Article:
You are here: Home Volume VII October 2008 Lateral Lines: Probiotics Part I: A Lot of Hype or a Lot of Help?

Lateral Lines: Probiotics Part I: A Lot of Hype or a Lot of Help?

By Adam Blundell M.S. Posted Oct 14, 2008 08:00 PM Pomacanthus Publications, Inc.
Adam reviews using probiotics in shrimp culture.

New uses of probiotics are making their way into the aquaculture industry. A probiotic is a term which literally means good organism. The concept is that you take a living organism (usually bacteria of some sort) and harvest the actions of that animal to benefit another. The quintessential example is the bacteria living in your intestines that help to break down your breakfast. Those bacteria greatly contribut to your health and wellbeing.


It has been almost a decade since I really put forth any energy into raising ornamental shrimp. Sure, I still dabble in it here and there. However, it isnt something Ive had much interest in for years. Yet I still get emails regarding shrimp aquaculture on a weekly basis. Apparently some articles I printed years ago still make the rounds in that field.

What is of interest to me (and has been a specialty of mine) is nutrition. And in the world of nutrition the newest fad (some would say the newest achievement) are probiotics. Needless to say I get asked about this all the time both from a human foods and an aquaculture perspective.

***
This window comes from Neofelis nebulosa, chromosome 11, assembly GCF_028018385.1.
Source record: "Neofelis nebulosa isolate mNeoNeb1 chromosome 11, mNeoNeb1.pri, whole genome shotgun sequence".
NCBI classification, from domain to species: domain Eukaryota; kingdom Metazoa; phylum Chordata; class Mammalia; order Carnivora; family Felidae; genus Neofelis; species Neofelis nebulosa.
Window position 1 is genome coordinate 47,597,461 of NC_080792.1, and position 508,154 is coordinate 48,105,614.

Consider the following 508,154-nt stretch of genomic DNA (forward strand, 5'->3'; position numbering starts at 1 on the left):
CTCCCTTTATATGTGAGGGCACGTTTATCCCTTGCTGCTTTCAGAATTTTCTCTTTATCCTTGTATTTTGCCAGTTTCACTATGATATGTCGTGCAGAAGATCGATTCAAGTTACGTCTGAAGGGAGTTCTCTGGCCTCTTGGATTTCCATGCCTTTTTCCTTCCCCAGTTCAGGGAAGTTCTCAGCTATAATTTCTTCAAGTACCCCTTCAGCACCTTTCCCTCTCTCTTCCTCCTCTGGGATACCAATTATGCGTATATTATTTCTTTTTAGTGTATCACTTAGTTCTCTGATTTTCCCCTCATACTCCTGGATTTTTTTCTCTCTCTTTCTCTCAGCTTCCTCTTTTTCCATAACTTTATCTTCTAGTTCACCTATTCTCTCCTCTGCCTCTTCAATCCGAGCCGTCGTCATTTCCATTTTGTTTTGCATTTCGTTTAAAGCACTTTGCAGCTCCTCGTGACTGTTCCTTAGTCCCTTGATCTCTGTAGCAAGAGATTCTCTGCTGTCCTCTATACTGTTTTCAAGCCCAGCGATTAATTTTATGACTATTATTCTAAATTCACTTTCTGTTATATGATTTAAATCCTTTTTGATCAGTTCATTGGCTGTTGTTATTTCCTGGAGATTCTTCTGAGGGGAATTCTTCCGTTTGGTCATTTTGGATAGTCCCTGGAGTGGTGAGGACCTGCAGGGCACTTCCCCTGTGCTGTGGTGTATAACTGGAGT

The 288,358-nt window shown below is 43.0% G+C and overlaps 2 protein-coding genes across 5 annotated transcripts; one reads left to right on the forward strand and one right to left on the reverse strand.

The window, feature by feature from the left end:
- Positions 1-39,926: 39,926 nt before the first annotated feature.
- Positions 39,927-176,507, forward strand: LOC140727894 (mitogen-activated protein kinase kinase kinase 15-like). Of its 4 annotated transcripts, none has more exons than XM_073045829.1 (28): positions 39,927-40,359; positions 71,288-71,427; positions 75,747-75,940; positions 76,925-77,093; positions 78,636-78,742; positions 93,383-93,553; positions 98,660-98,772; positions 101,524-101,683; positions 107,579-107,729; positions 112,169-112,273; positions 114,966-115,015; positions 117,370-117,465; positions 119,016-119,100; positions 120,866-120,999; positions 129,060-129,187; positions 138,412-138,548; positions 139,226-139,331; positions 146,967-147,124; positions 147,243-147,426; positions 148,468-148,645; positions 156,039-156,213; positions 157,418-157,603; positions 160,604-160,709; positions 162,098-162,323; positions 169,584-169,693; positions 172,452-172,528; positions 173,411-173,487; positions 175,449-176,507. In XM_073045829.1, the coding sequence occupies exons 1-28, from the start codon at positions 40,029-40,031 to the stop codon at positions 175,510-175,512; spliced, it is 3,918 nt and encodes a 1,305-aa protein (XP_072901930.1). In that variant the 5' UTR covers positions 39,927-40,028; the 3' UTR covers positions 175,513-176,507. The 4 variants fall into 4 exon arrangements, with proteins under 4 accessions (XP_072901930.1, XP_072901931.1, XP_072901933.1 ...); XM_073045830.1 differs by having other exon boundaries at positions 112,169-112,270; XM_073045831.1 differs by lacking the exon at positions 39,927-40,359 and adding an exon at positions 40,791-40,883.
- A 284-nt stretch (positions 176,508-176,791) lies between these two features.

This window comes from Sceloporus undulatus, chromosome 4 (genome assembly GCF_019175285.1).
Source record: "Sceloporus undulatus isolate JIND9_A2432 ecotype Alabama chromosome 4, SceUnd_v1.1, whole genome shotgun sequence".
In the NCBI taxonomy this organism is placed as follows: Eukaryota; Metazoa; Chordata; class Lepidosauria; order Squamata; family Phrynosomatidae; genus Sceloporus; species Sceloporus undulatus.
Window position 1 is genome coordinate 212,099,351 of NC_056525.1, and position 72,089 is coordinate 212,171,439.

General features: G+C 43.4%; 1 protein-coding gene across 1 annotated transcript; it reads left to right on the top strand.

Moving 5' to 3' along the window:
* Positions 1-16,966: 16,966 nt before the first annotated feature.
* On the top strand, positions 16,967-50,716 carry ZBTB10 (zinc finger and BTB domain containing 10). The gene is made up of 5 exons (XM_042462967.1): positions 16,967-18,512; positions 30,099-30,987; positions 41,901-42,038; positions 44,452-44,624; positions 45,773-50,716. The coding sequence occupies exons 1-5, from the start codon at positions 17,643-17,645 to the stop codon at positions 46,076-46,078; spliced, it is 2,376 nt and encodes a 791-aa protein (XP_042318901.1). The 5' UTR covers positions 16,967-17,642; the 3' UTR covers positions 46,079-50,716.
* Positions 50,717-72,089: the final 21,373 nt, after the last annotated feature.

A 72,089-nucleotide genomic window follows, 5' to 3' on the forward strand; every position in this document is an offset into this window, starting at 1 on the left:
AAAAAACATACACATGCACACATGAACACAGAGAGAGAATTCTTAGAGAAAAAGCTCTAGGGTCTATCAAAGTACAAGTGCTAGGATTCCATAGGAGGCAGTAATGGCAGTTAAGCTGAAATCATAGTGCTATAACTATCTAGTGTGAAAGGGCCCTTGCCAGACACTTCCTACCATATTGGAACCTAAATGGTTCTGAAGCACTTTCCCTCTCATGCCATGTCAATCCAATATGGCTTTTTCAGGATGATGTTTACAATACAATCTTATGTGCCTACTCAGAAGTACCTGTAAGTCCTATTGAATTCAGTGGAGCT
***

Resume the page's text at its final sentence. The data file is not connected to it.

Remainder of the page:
The author is amazed that somehow the human species has lived for 8 million years without these miracle products! How did we ever live without the Worlds Strongest Fat Burner!? As a side note the local grocery store by my house has these products for sale in the same isle as the potato chips!!!

Probiotics for Humans

Maybe Im just skeptical. To me, probiotics are the next marketing wonder. Remember Beta-carotene? Ginkgo biloba? Echinacea? Aloe vera? Smoothies with vitamins? Green Tea extract? Copper Ion bracelets? Do these things work? Probably so. Im not going to argue against it, because honestly there are studies to back up everything. My biased view is that there are a million things out there that can improve your health. As soon as someone shows that, there is a market for sales. [In the opinion of this editor, most of the things just mentioned do not work other then via the placebo effect.]